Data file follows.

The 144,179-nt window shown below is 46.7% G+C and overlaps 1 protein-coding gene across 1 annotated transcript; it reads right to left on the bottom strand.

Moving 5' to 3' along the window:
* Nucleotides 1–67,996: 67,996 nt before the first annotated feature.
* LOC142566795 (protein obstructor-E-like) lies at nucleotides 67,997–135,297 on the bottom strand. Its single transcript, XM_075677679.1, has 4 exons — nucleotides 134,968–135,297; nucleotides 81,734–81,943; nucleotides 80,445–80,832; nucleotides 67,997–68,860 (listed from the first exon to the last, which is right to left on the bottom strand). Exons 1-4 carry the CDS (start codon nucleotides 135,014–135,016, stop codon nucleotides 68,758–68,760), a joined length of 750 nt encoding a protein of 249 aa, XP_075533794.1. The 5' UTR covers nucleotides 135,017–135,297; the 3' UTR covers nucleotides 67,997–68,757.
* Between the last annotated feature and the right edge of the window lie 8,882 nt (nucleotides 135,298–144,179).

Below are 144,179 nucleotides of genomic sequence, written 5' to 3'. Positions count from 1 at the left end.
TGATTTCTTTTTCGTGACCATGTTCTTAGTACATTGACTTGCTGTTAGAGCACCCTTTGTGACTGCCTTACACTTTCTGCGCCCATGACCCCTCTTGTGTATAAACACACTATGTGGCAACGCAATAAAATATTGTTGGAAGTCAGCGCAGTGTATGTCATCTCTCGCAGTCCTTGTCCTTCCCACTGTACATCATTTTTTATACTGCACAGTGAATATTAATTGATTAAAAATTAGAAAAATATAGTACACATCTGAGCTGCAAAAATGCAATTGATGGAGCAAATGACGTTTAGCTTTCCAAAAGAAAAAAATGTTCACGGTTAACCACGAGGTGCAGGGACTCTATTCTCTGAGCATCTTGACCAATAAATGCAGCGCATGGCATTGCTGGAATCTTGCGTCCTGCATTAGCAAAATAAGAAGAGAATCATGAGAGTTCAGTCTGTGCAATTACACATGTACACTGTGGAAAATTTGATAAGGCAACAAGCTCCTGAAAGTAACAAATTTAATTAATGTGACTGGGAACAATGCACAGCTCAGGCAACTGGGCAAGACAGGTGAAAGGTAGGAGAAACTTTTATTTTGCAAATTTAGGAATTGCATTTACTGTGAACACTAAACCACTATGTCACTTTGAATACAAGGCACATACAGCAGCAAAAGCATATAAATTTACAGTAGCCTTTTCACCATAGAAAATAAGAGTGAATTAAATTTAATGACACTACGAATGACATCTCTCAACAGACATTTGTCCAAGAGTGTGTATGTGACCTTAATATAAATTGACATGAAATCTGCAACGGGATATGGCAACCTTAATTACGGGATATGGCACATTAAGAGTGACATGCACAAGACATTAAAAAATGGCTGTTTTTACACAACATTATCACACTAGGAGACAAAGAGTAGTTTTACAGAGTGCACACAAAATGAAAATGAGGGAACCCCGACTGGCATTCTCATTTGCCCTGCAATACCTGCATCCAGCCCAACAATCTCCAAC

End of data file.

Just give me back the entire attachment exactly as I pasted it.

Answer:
The 144,179-nt window shown below is 46.7% G+C and overlaps 1 protein-coding gene across 1 annotated transcript; it reads right to left on the bottom strand.

Moving 5' to 3' along the window:
* Nucleotides 1–67,996: 67,996 nt before the first annotated feature.
* LOC142566795 (protein obstructor-E-like) lies at nucleotides 67,997–135,297 on the bottom strand. Its single transcript, XM_075677679.1, has 4 exons — nucleotides 134,968–135,297; nucleotides 81,734–81,943; nucleotides 80,445–80,832; nucleotides 67,997–68,860 (listed from the first exon to the last, which is right to left on the bottom strand). Exons 1-4 carry the CDS (start codon nucleotides 135,014–135,016, stop codon nucleotides 68,758–68,760), a joined length of 750 nt encoding a protein of 249 aa, XP_075533794.1. The 5' UTR covers nucleotides 135,017–135,297; the 3' UTR covers nucleotides 67,997–68,757.
* Between the last annotated feature and the right edge of the window lie 8,882 nt (nucleotides 135,298–144,179).

Below are 144,179 nucleotides of genomic sequence, written 5' to 3'. Positions count from 1 at the left end.
TGATTTCTTTTTCGTGACCATGTTCTTAGTACATTGACTTGCTGTTAGAGCACCCTTTGTGACTGCCTTACACTTTCTGCGCCCATGACCCCTCTTGTGTATAAACACACTATGTGGCAACGCAATAAAATATTGTTGGAAGTCAGCGCAGTGTATGTCATCTCTCGCAGTCCTTGTCCTTCCCACTGTACATCATTTTTTATACTGCACAGTGAATATTAATTGATTAAAAATTAGAAAAATATAGTACACATCTGAGCTGCAAAAATGCAATTGATGGAGCAAATGACGTTTAGCTTTCCAAAAGAAAAAAATGTTCACGGTTAACCACGAGGTGCAGGGACTCTATTCTCTGAGCATCTTGACCAATAAATGCAGCGCATGGCATTGCTGGAATCTTGCGTCCTGCATTAGCAAAATAAGAAGAGAATCATGAGAGTTCAGTCTGTGCAATTACACATGTACACTGTGGAAAATTTGATAAGGCAACAAGCTCCTGAAAGTAACAAATTTAATTAATGTGACTGGGAACAATGCACAGCTCAGGCAACTGGGCAAGACAGGTGAAAGGTAGGAGAAACTTTTATTTTGCAAATTTAGGAATTGCATTTACTGTGAACACTAAACCACTATGTCACTTTGAATACAAGGCACATACAGCAGCAAAAGCATATAAATTTACAGTAGCCTTTTCACCATAGAAAATAAGAGTGAATTAAATTTAATGACACTACGAATGACATCTCTCAACAGACATTTGTCCAAGAGTGTGTATGTGACCTTAATATAAATTGACATGAAATCTGCAACGGGATATGGCAACCTTAATTACGGGATATGGCACATTAAGAGTGACATGCACAAGACATTAAAAAATGGCTGTTTTTACACAACATTATCACACTAGGAGACAAAGAGTAGTTTTACAGAGTGCACACAAAATGAAAATGAGGGAACCCCGACTGGCATTCTCATTTGCCCTGCAATACCTGCATCCAGCCCAACAATCTCCAAC